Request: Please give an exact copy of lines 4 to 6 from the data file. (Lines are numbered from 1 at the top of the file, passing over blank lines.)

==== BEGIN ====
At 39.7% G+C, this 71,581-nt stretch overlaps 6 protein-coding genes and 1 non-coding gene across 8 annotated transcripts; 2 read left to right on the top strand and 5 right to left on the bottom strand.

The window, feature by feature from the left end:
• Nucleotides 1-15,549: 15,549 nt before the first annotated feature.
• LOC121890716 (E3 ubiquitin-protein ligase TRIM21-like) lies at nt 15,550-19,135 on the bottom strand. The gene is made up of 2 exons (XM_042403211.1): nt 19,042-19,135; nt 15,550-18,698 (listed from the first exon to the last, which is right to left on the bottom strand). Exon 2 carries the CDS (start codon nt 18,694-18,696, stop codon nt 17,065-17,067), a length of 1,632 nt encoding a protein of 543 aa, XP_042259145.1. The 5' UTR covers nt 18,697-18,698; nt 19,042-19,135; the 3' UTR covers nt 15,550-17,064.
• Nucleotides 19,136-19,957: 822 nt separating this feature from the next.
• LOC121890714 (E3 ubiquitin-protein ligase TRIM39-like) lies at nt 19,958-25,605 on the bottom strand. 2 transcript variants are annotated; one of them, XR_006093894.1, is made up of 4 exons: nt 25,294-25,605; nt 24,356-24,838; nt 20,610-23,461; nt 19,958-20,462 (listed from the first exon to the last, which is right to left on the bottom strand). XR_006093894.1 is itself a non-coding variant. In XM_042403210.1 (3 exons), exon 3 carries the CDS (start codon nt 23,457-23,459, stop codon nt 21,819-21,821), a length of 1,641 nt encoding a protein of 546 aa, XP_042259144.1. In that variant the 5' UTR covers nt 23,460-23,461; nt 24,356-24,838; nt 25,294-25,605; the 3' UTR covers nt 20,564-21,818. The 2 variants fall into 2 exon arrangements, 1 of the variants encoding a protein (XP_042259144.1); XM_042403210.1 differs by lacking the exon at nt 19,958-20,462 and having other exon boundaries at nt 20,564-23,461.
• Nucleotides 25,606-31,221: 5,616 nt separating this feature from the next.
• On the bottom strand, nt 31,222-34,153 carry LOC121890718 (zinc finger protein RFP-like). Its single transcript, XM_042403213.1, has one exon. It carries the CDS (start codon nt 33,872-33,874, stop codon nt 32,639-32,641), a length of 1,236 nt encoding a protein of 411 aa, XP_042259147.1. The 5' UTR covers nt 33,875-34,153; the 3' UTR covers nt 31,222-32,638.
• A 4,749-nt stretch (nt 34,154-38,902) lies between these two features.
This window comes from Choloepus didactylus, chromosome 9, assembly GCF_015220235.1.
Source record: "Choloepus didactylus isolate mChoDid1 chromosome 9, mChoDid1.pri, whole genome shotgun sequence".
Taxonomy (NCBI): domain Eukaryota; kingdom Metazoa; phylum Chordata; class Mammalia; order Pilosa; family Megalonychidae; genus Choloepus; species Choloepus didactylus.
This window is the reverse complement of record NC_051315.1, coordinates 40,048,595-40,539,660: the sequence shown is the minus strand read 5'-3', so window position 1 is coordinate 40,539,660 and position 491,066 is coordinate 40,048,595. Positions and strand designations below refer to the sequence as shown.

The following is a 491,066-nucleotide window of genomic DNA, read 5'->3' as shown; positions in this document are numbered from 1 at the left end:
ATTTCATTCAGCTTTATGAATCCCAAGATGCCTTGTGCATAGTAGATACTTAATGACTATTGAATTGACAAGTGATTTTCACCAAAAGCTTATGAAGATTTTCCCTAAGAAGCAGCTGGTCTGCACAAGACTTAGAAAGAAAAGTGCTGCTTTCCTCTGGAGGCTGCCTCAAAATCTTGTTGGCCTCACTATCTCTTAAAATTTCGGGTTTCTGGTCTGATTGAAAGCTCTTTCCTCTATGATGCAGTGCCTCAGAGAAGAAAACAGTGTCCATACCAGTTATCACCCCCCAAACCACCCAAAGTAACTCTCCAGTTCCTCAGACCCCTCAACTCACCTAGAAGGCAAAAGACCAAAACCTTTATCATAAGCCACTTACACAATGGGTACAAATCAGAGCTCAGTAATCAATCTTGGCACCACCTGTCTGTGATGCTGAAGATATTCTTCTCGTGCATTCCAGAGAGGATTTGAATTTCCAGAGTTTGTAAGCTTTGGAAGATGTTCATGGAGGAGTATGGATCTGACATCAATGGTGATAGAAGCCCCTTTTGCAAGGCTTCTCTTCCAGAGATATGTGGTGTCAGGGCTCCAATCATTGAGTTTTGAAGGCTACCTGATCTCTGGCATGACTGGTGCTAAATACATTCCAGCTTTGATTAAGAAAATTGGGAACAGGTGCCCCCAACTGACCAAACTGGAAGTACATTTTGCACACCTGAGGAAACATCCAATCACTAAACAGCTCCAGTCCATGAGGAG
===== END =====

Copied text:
• LOC121890716 (E3 ubiquitin-protein ligase TRIM21-like) lies at nt 15,550-19,135 on the bottom strand. The gene is made up of 2 exons (XM_042403211.1): nt 19,042-19,135; nt 15,550-18,698 (listed from the first exon to the last, which is right to left on the bottom strand). Exon 2 carries the CDS (start codon nt 18,694-18,696, stop codon nt 17,065-17,067), a length of 1,632 nt encoding a protein of 543 aa, XP_042259145.1. The 5' UTR covers nt 18,697-18,698; nt 19,042-19,135; the 3' UTR covers nt 15,550-17,064.
• Nucleotides 19,136-19,957: 822 nt separating this feature from the next.
• LOC121890714 (E3 ubiquitin-protein ligase TRIM39-like) lies at nt 19,958-25,605 on the bottom strand. 2 transcript variants are annotated; one of them, XR_006093894.1, is made up of 4 exons: nt 25,294-25,605; nt 24,356-24,838; nt 20,610-23,461; nt 19,958-20,462 (listed from the first exon to the last, which is right to left on the bottom strand). XR_006093894.1 is itself a non-coding variant. In XM_042403210.1 (3 exons), exon 3 carries the CDS (start codon nt 23,457-23,459, stop codon nt 21,819-21,821), a length of 1,641 nt encoding a protein of 546 aa, XP_042259144.1. In that variant the 5' UTR covers nt 23,460-23,461; nt 24,356-24,838; nt 25,294-25,605; the 3' UTR covers nt 20,564-21,818. The 2 variants fall into 2 exon arrangements, 1 of the variants encoding a protein (XP_042259144.1); XM_042403210.1 differs by lacking the exon at nt 19,958-20,462 and having other exon boundaries at nt 20,564-23,461.